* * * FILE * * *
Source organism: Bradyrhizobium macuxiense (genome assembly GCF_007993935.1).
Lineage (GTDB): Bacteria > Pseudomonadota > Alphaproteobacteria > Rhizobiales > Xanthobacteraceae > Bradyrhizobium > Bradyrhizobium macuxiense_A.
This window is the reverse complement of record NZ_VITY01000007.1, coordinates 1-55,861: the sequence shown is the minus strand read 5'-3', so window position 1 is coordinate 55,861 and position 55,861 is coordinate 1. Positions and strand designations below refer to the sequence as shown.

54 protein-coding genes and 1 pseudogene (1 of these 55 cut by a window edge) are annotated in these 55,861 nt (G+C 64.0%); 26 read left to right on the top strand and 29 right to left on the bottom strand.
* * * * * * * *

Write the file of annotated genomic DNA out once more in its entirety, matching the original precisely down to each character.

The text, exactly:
Source organism: Bradyrhizobium macuxiense (genome assembly GCF_007993935.1).
Lineage (GTDB): Bacteria > Pseudomonadota > Alphaproteobacteria > Rhizobiales > Xanthobacteraceae > Bradyrhizobium > Bradyrhizobium macuxiense_A.
This window is the reverse complement of record NZ_VITY01000007.1, coordinates 1-55,861: the sequence shown is the minus strand read 5'-3', so window position 1 is coordinate 55,861 and position 55,861 is coordinate 1. Positions and strand designations below refer to the sequence as shown.

54 protein-coding genes and 1 pseudogene (1 of these 55 cut by a window edge) are annotated in these 55,861 nt (G+C 64.0%); 26 read left to right on the top strand and 29 right to left on the bottom strand.